Variable Air Volume (VAV Terminal), Dump Box
This device is an addition to an air ducted system to provide additional control of the temperature and air flow in a particular zone or area. A VAV terminal is very simply a motorized damper box that operates based upon a signal from a wall thermostat. This wall thermostat only controls the damper in the VAV terminal and not the operation of the heating / cooling system. The VAV terminal will have a minimum position that allows approx. 10% of the normal air flow rating to pass through for ventilation. This will also stop air noise or whistle that would occur if the damper closed all the way. The VAV terminal will have a sensor that is measuring the temperature of the incoming air. If the incoming air temperature is hot and the wall thermostat is calling for cooling the damper will stay closed to the minimum position and prevent overheating the space. Should the incoming air be hot and the space thermostat call for heating, the damper would open allowing heat into the space until the room thermostat is satisfied. The room thermostat will then let the damper close to minimum. The same operation can be inferred for cooling in the space.
If every outlet on this system was controlled by a VAV terminal and many of the terminals were in the closed position, the remaining open terminals would have to pass all the air that the unit is producing. This would be extremely noisy and effectively blast air into a space at a very uncomfortable rate. The more VAV terminals that close, would result in more and more air trying to squeeze out of the remaining dampers that are open. To control this problem in the ductwork there would be a sensor that senses the buildup of pressure and would open a damper between the supply duct and return air, effectively bypassing the VAV terminals. This bypass damper will modulate open and closed to maintain a comfortable pressure in the system. There are other methods of controlling the pressure in the ducted system, but this method and explanation should suffice for this example. VAV terminals are used for zone temperature control in larger buildings where a roof unit may be set to deliver one constant temperature year round. With this method each zone can have cooling or ventilation air at any time by adjusting the zone thermostat. If a zone requires heating the VAV will close and an electrical interlock can be energized to turn on baseboard electric or hot water heating in the zone. These systems are relatively simple and the only thing that would complicate service is having to move furniture to access a VAV terminal in the ceiling space.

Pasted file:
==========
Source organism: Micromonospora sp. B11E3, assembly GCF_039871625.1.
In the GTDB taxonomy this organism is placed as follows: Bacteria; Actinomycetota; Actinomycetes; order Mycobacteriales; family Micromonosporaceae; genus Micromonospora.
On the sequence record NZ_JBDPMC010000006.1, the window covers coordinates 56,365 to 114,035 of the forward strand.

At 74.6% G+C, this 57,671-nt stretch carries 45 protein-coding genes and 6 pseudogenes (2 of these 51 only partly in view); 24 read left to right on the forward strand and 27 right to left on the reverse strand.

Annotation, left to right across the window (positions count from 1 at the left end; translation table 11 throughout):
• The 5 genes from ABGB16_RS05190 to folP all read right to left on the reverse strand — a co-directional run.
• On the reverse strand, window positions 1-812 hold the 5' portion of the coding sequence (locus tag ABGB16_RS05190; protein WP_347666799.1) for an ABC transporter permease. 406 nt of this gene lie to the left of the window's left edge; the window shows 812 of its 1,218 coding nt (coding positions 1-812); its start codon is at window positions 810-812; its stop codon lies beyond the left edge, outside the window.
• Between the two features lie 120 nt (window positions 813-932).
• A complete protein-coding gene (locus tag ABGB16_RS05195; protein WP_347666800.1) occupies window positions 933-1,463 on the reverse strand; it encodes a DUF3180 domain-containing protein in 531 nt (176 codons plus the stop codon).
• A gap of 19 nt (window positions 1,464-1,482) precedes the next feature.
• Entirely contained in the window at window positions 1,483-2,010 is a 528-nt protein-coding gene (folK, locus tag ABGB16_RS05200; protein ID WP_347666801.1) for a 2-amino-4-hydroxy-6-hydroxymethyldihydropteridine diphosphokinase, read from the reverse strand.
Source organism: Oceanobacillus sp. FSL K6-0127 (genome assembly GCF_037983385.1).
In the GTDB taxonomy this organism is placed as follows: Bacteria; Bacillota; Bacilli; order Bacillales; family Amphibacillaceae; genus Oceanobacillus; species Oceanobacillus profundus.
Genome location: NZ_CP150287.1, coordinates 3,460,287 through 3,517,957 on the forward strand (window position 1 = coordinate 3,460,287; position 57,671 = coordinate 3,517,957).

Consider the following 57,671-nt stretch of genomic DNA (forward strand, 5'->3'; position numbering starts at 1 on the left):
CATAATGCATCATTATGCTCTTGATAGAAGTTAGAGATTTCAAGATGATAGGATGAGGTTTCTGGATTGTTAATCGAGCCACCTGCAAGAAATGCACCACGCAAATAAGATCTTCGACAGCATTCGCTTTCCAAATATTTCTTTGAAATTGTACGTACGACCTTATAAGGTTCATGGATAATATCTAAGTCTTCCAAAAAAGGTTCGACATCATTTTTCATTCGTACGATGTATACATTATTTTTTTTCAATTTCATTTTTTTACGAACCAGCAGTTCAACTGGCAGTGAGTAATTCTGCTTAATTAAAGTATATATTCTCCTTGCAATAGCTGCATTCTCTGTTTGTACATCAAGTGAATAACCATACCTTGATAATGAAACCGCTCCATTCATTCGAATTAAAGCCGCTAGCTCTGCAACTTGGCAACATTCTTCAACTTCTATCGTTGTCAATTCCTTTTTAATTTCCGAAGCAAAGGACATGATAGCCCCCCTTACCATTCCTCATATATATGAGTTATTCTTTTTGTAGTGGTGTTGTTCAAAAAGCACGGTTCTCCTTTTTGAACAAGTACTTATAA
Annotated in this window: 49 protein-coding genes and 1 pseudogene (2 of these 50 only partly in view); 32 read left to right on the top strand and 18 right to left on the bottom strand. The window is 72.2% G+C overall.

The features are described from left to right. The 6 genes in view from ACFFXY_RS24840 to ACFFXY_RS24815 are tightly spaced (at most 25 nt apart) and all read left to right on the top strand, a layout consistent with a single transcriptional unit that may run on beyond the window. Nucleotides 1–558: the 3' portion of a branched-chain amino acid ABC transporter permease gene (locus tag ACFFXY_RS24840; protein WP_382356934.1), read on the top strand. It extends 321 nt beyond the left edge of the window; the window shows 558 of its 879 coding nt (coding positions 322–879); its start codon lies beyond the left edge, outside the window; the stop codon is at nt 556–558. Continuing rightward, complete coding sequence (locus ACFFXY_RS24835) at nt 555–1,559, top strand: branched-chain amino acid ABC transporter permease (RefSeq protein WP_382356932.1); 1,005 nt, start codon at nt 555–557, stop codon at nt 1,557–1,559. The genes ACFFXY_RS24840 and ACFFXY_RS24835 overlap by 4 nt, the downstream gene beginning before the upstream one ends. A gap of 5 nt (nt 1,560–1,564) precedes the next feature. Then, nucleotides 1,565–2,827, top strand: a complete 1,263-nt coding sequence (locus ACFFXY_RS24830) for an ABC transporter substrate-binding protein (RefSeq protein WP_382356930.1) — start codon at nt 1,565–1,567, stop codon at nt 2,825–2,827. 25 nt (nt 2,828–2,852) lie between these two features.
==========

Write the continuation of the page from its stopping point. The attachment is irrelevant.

A dump box is another form of zone control that could be termed a "poor mans' VAV system" A dump box operates in much the same manner as a VAV terminal, sensing incoming air temperature and controlling the damper with a wall thermostat. A dump box can also be interlocked with auxiliary heating like the VAV. The difference is that the dump box does not need a pressure sensor as the dump box opens a damper to relieve the air flow to the ceiling plenum when the air is closed to the space. The air is "dumped" into the ceiling space and recirculated back to the roof unit via the return air plenum. Dump boxes can be added to any existing system and would normally be installed in a single office space or two where additional temperature control is required. In the case where a dump box is added to an existing system, the roof unit will be controlled by a thermostat in another area covered by the same duct system.